• The silver fern is also used extensively within politics and printed material, such as the logo of the former New Zealand Progressive Party.
  • Koru or unfurling frond of Silver fern
    The koru symbol is inspired by the shape of an unfurling silver fern frond. It is found extensively in Māori art, from carving to the official Māori flag and is used in a stylised form as the logo for national airline Air New Zealand.

In short, the fern has become one of the most widely recognised symbols of New Zealand, next to the Kiwi, though it is not an official symbol.[2]

The official silver fern flag proposal of the 2015 flag referendum

Use in sport

The silver fern is widely used as a symbol by New Zealand national sports teams in various stylised forms. "Silver Ferns" is the name of the national netball team, and most other national women's sports teams have nicknames based on the term "Ferns", such as Black Ferns (women's rugby union), Tall Ferns (women's basketball) and Football Ferns (women's association football).[2]

National sport teams using the silver fern include:

The silver fern is also extensively used as part of the official symbols of New Zealand Olympics teams.


  • In 1991, the NZRFU obtained trade marks for the name “All Blacks” and its own stylised fern, however the scope of the application was broader because they sought to register any 'fern'. In 2005, after a legal case lasting four years, the union failed in its bid to stop anyone else using any fern logo on any black jersey.[5]
  • In 2009 the New Zealand Government stepped in to oppose the International Rugby Board's attempt to stop volunteers from wearing a silver fern at the Rugby World Cup, as they believed the emblem belonged only to the All Blacks.[6]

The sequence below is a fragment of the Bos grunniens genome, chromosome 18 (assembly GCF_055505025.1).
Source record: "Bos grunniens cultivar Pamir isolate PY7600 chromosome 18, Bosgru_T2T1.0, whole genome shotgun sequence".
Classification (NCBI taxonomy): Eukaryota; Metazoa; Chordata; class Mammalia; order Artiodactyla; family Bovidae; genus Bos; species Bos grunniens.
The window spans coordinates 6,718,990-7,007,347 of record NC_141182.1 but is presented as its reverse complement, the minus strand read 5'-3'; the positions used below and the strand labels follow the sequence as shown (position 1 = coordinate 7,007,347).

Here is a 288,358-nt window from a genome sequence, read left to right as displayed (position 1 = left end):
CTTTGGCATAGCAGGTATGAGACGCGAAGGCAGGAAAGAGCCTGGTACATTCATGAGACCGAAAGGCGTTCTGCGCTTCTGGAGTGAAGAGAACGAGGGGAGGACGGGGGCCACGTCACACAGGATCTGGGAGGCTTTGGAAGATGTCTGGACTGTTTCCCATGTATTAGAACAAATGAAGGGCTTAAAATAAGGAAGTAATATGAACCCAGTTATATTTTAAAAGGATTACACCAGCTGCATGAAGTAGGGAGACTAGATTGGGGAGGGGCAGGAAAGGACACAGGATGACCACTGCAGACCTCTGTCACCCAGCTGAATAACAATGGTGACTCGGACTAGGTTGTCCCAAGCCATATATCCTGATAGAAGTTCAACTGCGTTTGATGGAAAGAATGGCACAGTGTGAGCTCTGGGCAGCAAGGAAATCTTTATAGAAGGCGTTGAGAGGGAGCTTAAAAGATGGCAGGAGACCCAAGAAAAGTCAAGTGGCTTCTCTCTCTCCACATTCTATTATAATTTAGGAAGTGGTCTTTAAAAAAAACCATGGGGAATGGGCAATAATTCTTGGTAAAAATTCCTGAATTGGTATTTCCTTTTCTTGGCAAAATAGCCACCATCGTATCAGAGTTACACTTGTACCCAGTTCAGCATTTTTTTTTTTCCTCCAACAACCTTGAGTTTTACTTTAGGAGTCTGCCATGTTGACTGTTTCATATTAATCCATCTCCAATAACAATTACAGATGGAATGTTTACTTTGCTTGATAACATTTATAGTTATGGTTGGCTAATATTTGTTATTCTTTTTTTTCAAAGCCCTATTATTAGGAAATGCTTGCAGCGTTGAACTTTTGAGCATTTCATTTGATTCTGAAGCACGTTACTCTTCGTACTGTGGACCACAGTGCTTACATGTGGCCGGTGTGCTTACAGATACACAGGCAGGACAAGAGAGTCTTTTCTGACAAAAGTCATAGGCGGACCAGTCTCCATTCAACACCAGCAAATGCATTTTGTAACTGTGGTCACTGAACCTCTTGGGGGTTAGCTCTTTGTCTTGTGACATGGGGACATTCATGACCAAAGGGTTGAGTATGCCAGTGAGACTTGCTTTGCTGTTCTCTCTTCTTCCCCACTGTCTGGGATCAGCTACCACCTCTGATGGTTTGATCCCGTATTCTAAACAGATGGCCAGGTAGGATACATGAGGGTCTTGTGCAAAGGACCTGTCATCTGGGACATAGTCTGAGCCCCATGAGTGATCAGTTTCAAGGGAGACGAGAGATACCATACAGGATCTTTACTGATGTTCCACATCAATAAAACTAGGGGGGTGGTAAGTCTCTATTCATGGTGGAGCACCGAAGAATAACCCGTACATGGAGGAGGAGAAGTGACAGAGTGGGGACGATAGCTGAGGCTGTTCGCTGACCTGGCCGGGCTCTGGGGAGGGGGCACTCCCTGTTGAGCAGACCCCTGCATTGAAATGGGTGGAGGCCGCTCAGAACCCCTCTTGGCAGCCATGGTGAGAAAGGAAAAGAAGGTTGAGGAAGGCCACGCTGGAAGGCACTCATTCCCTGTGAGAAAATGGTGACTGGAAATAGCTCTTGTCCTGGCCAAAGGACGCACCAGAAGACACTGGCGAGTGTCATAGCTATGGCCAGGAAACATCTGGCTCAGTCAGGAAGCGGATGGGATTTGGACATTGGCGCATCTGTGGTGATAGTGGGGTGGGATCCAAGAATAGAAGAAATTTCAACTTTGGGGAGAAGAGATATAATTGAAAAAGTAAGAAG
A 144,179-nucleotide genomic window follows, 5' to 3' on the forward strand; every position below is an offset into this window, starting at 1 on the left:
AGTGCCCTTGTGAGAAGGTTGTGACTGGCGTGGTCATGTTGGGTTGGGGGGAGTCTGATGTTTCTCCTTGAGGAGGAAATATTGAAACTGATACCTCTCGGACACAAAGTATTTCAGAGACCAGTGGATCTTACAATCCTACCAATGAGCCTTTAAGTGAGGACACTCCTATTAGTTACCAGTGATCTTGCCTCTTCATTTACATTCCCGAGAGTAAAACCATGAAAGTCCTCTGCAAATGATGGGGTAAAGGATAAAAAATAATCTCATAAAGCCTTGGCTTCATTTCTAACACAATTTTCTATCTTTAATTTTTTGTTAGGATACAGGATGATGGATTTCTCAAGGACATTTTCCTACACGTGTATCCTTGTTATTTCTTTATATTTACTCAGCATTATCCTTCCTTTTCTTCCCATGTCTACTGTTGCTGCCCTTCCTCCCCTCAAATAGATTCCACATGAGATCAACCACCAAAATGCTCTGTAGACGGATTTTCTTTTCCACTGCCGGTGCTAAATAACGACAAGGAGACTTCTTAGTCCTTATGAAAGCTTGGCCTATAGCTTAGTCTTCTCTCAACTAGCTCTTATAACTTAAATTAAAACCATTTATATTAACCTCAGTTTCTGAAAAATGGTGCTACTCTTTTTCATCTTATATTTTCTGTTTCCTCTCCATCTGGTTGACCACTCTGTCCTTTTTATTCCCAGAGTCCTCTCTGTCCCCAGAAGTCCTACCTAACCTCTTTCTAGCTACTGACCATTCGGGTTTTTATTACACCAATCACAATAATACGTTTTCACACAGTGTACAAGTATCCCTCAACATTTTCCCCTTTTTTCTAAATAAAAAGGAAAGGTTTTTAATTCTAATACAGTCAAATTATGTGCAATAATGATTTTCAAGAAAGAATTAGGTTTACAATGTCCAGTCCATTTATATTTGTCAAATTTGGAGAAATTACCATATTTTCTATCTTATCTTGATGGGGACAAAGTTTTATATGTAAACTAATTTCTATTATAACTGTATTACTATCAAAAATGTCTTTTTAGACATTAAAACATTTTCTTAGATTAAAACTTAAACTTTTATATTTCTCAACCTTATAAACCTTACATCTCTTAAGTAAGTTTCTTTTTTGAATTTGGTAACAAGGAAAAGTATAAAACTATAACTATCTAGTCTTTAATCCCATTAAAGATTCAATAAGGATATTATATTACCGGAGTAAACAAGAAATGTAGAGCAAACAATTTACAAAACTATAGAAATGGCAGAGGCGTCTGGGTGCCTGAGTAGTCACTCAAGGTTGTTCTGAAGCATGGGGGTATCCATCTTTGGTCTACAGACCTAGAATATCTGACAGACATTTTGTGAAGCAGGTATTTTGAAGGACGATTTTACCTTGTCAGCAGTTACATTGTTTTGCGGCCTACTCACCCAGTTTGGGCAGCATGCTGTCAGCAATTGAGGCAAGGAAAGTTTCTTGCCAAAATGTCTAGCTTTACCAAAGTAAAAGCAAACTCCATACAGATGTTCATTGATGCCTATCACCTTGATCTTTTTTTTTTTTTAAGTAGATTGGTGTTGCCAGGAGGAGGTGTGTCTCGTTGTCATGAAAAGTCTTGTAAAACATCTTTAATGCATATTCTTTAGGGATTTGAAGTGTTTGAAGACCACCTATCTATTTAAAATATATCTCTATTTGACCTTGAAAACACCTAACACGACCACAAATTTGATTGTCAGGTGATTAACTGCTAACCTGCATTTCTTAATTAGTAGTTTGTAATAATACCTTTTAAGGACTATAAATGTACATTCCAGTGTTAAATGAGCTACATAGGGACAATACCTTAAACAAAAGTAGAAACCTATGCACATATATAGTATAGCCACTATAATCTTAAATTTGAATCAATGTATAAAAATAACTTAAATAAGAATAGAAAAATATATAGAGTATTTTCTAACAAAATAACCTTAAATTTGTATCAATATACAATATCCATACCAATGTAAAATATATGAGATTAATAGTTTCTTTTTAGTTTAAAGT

1. The Māori word ponga, pronounced [ˈpɔŋa], has been borrowed into New Zealand English as a generic term for tree ferns. It is also used to refer to tree fern logs when used for landscaping purposes. English speakers generally pronounce the word /ˈpʌŋə/ PUNG-a.
  2. 2.0 2.1 2.2 "Government and nation - National animal and flower". Te Ara Encyclopedia of New Zealand. 3 March 2009. Retrieved 16 February 2010.<templatestyles src="Module:Citation/CS1/styles.css"></templatestyles>
  3. Large, M. F.; Braggins, J. F. (2004). Tree Ferns. Timber Press, Inc. pp. 120–121. ISBN 0-88192-630-2.<templatestyles src="Module:Citation/CS1/styles.css"></templatestyles>
  4. Parsons, Stuart; et al. (2006). Biology Aotearoa. Pearson Education New Zealand. ISBN 1-877268-00-3.<templatestyles src="Module:Citation/CS1/styles.css"></templatestyles>
  5. "NZRU bid for silver fern rights thrown out". New Zealand Herald. 14 December 2005. Retrieved 11 April 2015.<templatestyles src="Module:Citation/CS1/styles.css"></templatestyles>
  6. "McCully and IRB square off over fern". New Zealand Herald. 22 October 2009. Retrieved 11 April 2015.<templatestyles src="Module:Citation/CS1/styles.css"></templatestyles>

External links